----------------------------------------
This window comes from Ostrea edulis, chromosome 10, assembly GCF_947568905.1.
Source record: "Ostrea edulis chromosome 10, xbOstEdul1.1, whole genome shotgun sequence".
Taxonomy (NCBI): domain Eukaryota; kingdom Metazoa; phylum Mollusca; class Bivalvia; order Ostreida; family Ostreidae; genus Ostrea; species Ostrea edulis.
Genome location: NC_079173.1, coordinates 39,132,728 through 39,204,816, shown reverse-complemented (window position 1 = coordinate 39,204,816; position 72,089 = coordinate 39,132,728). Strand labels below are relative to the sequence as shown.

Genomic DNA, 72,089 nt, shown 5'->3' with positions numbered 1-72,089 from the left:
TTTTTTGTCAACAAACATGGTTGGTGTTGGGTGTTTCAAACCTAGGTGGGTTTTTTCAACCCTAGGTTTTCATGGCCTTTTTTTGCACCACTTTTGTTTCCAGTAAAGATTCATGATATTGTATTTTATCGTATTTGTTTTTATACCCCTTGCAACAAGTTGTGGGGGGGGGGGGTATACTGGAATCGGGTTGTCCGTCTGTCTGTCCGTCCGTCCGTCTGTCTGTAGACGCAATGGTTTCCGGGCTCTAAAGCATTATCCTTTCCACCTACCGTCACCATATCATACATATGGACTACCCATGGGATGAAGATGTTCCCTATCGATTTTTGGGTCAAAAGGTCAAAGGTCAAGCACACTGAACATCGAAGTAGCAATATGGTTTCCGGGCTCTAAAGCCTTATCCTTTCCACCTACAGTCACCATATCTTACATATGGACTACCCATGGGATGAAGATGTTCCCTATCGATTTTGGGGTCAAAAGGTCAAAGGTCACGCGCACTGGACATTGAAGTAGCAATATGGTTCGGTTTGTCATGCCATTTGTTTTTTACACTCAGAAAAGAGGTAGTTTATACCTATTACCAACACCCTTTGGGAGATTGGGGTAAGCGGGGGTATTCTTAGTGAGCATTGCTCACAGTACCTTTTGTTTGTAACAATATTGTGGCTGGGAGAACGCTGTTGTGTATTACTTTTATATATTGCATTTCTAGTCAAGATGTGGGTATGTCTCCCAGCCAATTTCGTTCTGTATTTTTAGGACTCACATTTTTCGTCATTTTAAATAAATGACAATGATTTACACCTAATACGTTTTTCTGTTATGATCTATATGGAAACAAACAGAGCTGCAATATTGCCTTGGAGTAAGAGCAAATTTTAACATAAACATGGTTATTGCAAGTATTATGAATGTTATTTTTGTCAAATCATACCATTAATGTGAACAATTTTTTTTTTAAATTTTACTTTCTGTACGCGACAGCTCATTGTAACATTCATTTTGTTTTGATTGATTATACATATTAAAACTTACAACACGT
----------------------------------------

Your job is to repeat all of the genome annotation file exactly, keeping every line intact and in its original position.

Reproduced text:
This window comes from Ostrea edulis, chromosome 10, assembly GCF_947568905.1.
Source record: "Ostrea edulis chromosome 10, xbOstEdul1.1, whole genome shotgun sequence".
Taxonomy (NCBI): domain Eukaryota; kingdom Metazoa; phylum Mollusca; class Bivalvia; order Ostreida; family Ostreidae; genus Ostrea; species Ostrea edulis.
Genome location: NC_079173.1, coordinates 39,132,728 through 39,204,816, shown reverse-complemented (window position 1 = coordinate 39,204,816; position 72,089 = coordinate 39,132,728). Strand labels below are relative to the sequence as shown.

Genomic DNA, 72,089 nt, shown 5'->3' with positions numbered 1-72,089 from the left:
TTTTTTGTCAACAAACATGGTTGGTGTTGGGTGTTTCAAACCTAGGTGGGTTTTTTCAACCCTAGGTTTTCATGGCCTTTTTTTGCACCACTTTTGTTTCCAGTAAAGATTCATGATATTGTATTTTATCGTATTTGTTTTTATACCCCTTGCAACAAGTTGTGGGGGGGGGGGGTATACTGGAATCGGGTTGTCCGTCTGTCTGTCCGTCCGTCCGTCTGTCTGTAGACGCAATGGTTTCCGGGCTCTAAAGCATTATCCTTTCCACCTACCGTCACCATATCATACATATGGACTACCCATGGGATGAAGATGTTCCCTATCGATTTTTGGGTCAAAAGGTCAAAGGTCAAGCACACTGAACATCGAAGTAGCAATATGGTTTCCGGGCTCTAAAGCCTTATCCTTTCCACCTACAGTCACCATATCTTACATATGGACTACCCATGGGATGAAGATGTTCCCTATCGATTTTGGGGTCAAAAGGTCAAAGGTCACGCGCACTGGACATTGAAGTAGCAATATGGTTCGGTTTGTCATGCCATTTGTTTTTTACACTCAGAAAAGAGGTAGTTTATACCTATTACCAACACCCTTTGGGAGATTGGGGTAAGCGGGGGTATTCTTAGTGAGCATTGCTCACAGTACCTTTTGTTTGTAACAATATTGTGGCTGGGAGAACGCTGTTGTGTATTACTTTTATATATTGCATTTCTAGTCAAGATGTGGGTATGTCTCCCAGCCAATTTCGTTCTGTATTTTTAGGACTCACATTTTTCGTCATTTTAAATAAATGACAATGATTTACACCTAATACGTTTTTCTGTTATGATCTATATGGAAACAAACAGAGCTGCAATATTGCCTTGGAGTAAGAGCAAATTTTAACATAAACATGGTTATTGCAAGTATTATGAATGTTATTTTTGTCAAATCATACCATTAATGTGAACAATTTTTTTTTTAAATTTTACTTTCTGTACGCGACAGCTCATTGTAACATTCATTTTGTTTTGATTGATTATACATATTAAAACTTACAACACGT